Meanwhile, many boomers have their own housing dilemmas, but there are “Three Ways the Boomer Housing Crisis Benefits Millennials,” says The Fiscal Times.
Boomers face challenges such as excess debt and long-term care expenses. But they want to stay at home, despite the lack of accessibility features helpful for older populations.
Consequently, one benefit for millennials will be that boomers will choose to downsize at the same time they hope to buy.
A second boost for the younger set is that as mom and dad age, they may move in with their children—and help pay the bills.
Third, remodeling projects to accommodate older people are more aesthetically pleasing, and younger buyers will benefit from new designs.
“Housing Recovery on Horizon, But Too Late for Many Baby Boomers Starting Retirement,” says Investment News. Baby boomers will be looking to sell, the article notes, but there is concern that there may not be enough buyers to satisfy this demand.
Options for cashed-strapped boomers without buyers include reverse mortgages and “installment sales” to the kids, where children pay “a monthly sum to their parents” and receive the balance of the home at their parents’ death.
Home ownership may pose further problems as “Boomer Wealth Dented by Mortgages Poses U.S. Risk,” according to Bloomberg.
Those age 65+ who hold mortgages rose to 30% in 2011 from 22% in 2001, the article notes. Loan balances grew during that time, too, from a median sum of $43,400 to $79,000.
This means many boomers won’t retire, and spending cutbacks are necessary to meet home expenses.
Boomers are not necessarily making wise housing choices, says the Demand Institute in Baby Boomers & Their Homes: On Their Own Terms.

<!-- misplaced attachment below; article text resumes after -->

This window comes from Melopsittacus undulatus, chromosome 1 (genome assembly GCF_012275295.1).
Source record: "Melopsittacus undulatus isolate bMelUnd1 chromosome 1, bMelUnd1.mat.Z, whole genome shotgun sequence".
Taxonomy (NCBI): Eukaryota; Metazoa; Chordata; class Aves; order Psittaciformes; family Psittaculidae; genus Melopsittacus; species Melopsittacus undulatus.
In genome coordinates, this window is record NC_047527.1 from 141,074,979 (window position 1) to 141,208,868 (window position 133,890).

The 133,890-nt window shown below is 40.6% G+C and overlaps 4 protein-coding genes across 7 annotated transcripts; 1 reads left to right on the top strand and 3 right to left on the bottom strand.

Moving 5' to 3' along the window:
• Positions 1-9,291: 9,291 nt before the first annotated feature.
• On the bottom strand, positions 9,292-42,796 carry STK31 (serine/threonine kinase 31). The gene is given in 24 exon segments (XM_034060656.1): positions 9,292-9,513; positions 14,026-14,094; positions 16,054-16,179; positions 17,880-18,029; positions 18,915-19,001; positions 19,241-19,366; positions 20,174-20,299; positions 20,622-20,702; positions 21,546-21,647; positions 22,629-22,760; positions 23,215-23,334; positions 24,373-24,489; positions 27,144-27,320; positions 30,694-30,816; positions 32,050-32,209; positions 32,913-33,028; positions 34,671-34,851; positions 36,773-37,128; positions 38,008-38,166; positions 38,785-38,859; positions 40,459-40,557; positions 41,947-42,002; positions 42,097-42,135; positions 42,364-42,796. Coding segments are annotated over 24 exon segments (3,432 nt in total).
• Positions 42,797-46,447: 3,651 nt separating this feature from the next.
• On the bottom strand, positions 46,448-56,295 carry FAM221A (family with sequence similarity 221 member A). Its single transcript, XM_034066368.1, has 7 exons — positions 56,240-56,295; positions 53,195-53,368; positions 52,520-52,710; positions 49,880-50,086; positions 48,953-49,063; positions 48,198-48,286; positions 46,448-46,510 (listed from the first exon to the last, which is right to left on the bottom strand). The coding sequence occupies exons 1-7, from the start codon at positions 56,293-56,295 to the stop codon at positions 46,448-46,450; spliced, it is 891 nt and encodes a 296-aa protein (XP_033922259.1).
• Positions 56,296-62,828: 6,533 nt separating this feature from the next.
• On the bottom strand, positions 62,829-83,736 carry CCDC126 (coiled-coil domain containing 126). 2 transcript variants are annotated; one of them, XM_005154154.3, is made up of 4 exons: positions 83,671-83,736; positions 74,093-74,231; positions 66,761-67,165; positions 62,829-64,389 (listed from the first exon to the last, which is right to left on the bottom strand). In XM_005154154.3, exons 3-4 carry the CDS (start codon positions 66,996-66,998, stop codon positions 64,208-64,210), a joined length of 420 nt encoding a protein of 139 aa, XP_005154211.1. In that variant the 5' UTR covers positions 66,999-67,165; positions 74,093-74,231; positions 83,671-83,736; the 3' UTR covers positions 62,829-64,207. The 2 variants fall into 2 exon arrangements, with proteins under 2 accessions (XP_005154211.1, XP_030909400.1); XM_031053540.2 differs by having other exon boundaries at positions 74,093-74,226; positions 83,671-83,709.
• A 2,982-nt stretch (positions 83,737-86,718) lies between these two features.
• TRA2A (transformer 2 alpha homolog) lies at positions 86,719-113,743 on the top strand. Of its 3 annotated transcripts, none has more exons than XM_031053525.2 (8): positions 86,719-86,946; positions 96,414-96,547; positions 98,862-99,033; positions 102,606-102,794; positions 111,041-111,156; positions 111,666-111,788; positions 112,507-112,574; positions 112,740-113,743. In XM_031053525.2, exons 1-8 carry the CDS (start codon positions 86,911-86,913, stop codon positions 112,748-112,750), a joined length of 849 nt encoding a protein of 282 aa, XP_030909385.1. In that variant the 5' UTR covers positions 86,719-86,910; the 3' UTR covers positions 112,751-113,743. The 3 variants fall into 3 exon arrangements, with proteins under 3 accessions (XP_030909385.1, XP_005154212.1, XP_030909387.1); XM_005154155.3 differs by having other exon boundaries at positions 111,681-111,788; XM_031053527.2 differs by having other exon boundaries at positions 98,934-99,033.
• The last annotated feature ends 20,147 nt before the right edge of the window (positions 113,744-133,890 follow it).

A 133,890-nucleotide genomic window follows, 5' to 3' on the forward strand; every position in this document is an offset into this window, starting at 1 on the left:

Sixty-three percent of boomers do not intend to move, yet many of their homes “lack aging-friendly features.” Because three-fourths of boomers have already experienced health issues, questions exist as to suitability of housing.
Also of note: 37% of boomers intend to move, but 46% of them hope to upsize space, not downsize, and “a significant number even plans to increase spending on housing.”
The study confirms boomers carry more debt than previous generations at their age, and mortgage debt has increased 142% since 1992 for those age 50 to 69.
‘I love the color pink. It makes a bold statement.’–Samuel Larsen, actor.
Despite the challenges boomers and millennials face with housing costs and circumstances, consumers do feel “in the pink” when it comes to home ownership.
According to the NAR survey, “79% of recent buyers said their home is a good investment, and 40% believe it’s better than stocks.”
Rasmussen Reports concurs with that survey, as “53% Say Buying a Home is a Family’s Best Investment,” compared to 28% who disagree and 19% who are undecided.
What about your millennial and boomer members? Are they on a “hot-pink streak” when it comes to home ownership?
LORA BRAY is an information research analyst for CUNA’s economics and statistics department. Follow her on Twitter via @Bray_Lora, and visit the CUNA blog, “The Research Roundup: Economic Perspectives.”